Not sure what prompted it, but four people have begun following me in the last hour. All with legal backgrounds – has someone just published a list of all the “legal types” who twitter? For those who care, my twitter name is justinianlane, and my Spotjots name is justinian. Spotjots is like twitter, but with GPS.
There is so much history people have forgotten that was covered mostly in newspapers. The dangerous drug Oraflex and John McCain’s ties to the Savings & Loan scandal, for example.
San Francisco - Google is expanding efforts to put offline materials online by adding old newspaper content to its Google News Archive application, the company announced on Monday.
The effort uses scanning technology leveraged in Google Book Search, which enables Web viewers to read books online as if they were still in their original paper form. The initiative is intended to "bring old newspapers online and make them searchable and make them discoverable," said Marissa Mayer, Google vice president of products and search, at the TechCrunch50 2008 conference in San Francisco.
Already able to access old content from such newspapers as the Saint Petersburg Times and Pittsburgh Post Gazette, the application is to be expanded to include content from more newspapers.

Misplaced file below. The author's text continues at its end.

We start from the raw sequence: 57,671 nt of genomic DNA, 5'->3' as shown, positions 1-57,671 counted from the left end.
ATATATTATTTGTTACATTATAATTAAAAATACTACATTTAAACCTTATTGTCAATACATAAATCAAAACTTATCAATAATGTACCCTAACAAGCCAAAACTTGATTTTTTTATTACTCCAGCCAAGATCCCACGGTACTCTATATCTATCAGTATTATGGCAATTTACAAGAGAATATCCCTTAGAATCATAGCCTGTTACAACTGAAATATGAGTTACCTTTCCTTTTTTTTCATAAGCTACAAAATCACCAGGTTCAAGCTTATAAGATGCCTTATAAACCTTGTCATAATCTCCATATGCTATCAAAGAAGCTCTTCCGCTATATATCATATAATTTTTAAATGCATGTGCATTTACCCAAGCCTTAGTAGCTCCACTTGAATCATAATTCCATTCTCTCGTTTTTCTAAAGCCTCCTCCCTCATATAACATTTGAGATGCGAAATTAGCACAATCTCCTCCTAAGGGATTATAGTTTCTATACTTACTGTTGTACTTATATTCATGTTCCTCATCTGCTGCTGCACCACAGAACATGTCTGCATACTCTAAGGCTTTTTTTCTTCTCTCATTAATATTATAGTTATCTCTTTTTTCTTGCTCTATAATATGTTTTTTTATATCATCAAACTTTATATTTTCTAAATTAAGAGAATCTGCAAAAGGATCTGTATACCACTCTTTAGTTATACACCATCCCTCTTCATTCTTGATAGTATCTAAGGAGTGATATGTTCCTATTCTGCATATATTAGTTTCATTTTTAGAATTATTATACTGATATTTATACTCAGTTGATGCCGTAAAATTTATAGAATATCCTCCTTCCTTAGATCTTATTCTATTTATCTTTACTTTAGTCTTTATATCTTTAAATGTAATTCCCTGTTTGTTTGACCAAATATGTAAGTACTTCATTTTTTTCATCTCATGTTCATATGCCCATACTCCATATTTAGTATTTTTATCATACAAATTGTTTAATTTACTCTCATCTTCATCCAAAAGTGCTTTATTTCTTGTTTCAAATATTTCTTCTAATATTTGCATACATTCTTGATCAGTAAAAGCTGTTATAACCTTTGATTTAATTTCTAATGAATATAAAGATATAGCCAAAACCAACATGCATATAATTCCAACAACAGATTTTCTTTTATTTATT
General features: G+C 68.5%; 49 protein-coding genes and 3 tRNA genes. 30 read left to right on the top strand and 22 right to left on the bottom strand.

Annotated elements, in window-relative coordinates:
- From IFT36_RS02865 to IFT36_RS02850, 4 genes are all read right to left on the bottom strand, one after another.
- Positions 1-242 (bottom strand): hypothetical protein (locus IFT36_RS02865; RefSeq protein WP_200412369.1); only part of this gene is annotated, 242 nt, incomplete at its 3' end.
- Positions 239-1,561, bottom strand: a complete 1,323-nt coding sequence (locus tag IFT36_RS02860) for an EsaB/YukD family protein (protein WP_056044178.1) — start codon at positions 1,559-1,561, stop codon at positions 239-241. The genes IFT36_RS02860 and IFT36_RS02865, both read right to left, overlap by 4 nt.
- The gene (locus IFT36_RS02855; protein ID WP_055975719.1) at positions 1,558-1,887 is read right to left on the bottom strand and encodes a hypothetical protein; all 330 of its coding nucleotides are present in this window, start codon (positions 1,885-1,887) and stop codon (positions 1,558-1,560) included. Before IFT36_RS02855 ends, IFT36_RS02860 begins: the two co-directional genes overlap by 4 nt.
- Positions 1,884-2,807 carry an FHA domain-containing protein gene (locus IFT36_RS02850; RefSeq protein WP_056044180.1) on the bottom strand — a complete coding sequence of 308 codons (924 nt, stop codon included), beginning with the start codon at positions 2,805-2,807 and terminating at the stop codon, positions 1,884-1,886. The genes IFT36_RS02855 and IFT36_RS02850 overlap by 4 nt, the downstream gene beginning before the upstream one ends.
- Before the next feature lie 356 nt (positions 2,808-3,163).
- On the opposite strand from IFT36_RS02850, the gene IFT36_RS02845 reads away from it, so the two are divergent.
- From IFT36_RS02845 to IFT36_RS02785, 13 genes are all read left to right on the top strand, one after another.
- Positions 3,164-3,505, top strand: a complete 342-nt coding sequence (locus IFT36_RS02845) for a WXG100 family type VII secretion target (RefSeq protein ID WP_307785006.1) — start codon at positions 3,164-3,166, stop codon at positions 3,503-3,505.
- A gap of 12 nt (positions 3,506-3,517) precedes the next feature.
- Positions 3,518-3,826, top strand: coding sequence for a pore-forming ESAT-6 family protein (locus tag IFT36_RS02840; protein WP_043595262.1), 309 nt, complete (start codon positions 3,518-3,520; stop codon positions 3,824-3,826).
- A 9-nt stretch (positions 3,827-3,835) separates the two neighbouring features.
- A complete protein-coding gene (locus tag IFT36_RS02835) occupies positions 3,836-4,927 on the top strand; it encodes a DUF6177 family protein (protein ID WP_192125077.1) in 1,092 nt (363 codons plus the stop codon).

Over the years, Fannie Mae and Freddie Mac showered riches on many winners: their executives, Wall Street bankers and Washington lobbyists. Now the foundering mortgage giants are leaving some losers in their wake, notably their shareholders, rank-and-file employees and, in the worst case, American taxpayers.
But even after the government seized the mortgage finance companies on Sunday and dismissed their chief executives, the companies' outgoing leaders could see big paydays — a prospect that angers many investors, particularly because ordinary stockholders could be virtually wiped out.
Under the terms of his employment contract, Daniel Mudd, the departing head of Fannie Mae, stands to collect $9.3 million in severance pay, retirement benefits and deferred compensation, provided his dismissal is deemed to be "without cause," according to an analysis by the consulting firm James F. Reda & Associates. Mudd has already taken home $12.4 million in cash compensation and stock option gains since becoming chief executive in 2004, according to an analysis by Equilar, an executive pay research firm.
Richard Syron, the departing chief executive of Freddie Mac, could receive an exit package of at least $14.1 million, largely because of a clause added to his employment contract in mid-July as his company's troubles deepened. He has taken home $17.1 million in pay and stock option gains since becoming chief executive in 2003.
I’m taking a very interesting class on Food and Drug law, and one of the assignments is to debate policy choices. I was assigned the opposite position of what I would normally take, and ended up having to argue:
The cost of saving lives didn’t justify the cost;
Consumers can choose to buy less-expensive, less-safe products;
If consumers wanted safer products, the market would provide them.